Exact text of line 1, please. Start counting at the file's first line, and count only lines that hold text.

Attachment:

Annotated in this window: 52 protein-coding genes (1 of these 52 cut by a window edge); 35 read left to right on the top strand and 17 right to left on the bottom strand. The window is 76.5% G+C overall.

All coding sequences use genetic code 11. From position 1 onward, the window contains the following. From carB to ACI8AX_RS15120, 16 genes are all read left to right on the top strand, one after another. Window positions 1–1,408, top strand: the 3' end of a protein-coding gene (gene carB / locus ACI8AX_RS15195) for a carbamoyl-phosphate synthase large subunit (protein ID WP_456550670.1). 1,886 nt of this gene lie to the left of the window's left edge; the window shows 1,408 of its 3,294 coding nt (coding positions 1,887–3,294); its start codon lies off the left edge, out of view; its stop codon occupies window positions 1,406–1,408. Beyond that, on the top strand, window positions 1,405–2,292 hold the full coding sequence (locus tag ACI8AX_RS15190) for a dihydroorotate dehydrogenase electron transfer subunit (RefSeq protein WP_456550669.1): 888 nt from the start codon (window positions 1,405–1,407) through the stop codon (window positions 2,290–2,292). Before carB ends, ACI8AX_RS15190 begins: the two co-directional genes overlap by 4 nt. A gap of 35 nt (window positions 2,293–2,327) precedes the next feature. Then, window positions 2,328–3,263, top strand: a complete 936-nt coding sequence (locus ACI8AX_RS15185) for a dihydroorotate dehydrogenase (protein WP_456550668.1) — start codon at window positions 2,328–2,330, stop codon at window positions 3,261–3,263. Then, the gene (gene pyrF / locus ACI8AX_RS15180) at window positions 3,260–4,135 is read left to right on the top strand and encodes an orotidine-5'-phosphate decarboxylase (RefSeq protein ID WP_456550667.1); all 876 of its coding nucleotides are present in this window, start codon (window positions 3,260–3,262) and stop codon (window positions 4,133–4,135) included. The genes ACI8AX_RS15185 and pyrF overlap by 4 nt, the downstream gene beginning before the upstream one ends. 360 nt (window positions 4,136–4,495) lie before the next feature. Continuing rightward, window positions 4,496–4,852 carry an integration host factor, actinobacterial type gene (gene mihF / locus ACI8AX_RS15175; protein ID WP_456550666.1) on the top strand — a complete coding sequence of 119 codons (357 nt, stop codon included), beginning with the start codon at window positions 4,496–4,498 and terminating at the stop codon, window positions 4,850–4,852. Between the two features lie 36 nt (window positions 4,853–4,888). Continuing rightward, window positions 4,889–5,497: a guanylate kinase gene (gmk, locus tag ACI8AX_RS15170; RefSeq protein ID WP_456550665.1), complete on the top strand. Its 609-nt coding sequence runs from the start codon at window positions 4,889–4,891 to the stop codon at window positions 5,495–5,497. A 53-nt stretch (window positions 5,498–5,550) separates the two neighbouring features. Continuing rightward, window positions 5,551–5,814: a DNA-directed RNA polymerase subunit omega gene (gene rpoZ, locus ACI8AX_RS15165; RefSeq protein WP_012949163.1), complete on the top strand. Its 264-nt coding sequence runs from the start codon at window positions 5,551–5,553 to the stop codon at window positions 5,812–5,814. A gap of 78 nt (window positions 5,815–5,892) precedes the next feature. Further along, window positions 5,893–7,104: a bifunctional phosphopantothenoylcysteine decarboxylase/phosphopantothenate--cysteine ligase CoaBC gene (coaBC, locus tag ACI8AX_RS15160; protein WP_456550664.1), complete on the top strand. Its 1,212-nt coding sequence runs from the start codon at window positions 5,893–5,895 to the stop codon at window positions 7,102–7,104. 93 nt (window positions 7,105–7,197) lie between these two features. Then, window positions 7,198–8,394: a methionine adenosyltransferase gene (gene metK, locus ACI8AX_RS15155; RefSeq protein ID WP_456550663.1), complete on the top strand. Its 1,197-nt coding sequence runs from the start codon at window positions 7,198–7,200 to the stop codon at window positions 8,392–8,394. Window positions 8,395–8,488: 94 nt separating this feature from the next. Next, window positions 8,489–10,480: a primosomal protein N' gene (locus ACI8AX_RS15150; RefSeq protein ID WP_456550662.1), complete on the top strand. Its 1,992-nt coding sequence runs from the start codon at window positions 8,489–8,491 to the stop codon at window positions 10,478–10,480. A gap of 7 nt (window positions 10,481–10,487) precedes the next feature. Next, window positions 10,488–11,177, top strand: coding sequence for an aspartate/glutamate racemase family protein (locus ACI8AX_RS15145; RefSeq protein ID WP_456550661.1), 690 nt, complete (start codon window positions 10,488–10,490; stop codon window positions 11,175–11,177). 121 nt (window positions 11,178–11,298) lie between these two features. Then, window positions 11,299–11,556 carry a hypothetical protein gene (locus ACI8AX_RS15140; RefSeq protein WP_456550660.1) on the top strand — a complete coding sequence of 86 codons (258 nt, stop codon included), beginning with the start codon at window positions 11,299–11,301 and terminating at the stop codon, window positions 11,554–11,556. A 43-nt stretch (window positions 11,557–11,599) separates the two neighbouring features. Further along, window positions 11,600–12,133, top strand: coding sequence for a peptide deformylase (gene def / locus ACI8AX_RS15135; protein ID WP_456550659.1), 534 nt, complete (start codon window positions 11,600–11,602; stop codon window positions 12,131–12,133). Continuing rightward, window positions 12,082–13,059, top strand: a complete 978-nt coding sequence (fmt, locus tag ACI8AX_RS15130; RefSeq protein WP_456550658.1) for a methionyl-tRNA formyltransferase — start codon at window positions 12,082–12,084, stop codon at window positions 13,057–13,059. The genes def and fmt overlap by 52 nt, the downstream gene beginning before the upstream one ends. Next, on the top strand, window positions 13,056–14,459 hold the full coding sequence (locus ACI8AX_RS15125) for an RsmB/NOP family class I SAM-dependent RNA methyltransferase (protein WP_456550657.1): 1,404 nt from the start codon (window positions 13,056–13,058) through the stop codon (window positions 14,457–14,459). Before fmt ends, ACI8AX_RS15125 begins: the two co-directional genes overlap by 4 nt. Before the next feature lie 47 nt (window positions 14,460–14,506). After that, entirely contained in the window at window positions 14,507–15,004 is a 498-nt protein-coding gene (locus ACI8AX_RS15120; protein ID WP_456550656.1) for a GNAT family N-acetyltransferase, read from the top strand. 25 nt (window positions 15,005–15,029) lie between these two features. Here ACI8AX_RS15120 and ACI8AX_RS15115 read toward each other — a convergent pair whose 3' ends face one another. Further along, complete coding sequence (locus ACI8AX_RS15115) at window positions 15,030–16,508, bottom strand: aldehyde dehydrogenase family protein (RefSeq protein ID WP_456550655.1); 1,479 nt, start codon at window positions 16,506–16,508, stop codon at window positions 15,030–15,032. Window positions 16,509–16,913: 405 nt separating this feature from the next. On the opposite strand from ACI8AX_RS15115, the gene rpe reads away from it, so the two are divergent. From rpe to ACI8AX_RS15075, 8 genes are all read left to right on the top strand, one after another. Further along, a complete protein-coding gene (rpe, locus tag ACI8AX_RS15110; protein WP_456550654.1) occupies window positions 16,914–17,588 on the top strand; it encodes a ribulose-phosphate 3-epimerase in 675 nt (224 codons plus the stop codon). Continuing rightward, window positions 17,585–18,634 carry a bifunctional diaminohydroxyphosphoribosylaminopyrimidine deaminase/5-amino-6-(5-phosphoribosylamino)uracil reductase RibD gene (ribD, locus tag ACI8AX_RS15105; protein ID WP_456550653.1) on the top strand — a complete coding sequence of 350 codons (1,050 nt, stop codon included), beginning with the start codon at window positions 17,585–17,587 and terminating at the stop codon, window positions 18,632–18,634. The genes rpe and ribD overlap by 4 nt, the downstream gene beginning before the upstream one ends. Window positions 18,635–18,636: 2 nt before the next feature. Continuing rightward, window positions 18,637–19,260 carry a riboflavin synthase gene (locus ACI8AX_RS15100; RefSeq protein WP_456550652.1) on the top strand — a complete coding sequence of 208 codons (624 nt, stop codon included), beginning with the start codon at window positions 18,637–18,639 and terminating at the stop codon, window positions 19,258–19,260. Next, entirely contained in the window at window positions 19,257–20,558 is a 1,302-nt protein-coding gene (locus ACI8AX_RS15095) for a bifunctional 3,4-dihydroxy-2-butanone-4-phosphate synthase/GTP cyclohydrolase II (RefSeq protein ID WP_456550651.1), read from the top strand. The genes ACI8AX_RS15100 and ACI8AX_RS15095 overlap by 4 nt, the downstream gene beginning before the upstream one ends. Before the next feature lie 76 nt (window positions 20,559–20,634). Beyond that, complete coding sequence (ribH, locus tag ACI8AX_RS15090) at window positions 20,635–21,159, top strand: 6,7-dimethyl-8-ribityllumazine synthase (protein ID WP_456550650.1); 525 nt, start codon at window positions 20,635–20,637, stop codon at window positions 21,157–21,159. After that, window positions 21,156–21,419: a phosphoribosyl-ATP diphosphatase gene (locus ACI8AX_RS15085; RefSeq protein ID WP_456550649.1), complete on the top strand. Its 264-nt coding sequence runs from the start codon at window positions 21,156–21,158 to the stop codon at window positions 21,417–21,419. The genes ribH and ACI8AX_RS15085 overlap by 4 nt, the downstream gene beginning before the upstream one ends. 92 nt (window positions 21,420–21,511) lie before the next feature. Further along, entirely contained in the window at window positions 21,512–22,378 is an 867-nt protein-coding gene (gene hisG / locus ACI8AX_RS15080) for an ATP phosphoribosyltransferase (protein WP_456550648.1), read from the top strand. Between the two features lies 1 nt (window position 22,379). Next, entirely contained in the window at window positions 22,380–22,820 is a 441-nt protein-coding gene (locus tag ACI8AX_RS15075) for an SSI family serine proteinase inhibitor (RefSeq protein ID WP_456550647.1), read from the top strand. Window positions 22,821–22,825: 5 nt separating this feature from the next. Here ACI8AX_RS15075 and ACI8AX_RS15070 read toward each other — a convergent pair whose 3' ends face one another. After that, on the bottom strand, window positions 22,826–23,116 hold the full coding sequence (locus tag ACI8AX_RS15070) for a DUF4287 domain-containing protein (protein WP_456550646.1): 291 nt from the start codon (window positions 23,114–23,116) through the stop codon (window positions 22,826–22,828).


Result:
Annotated in this window: 52 protein-coding genes (1 of these 52 cut by a window edge); 35 read left to right on the top strand and 17 right to left on the bottom strand. The window is 76.5% G+C overall.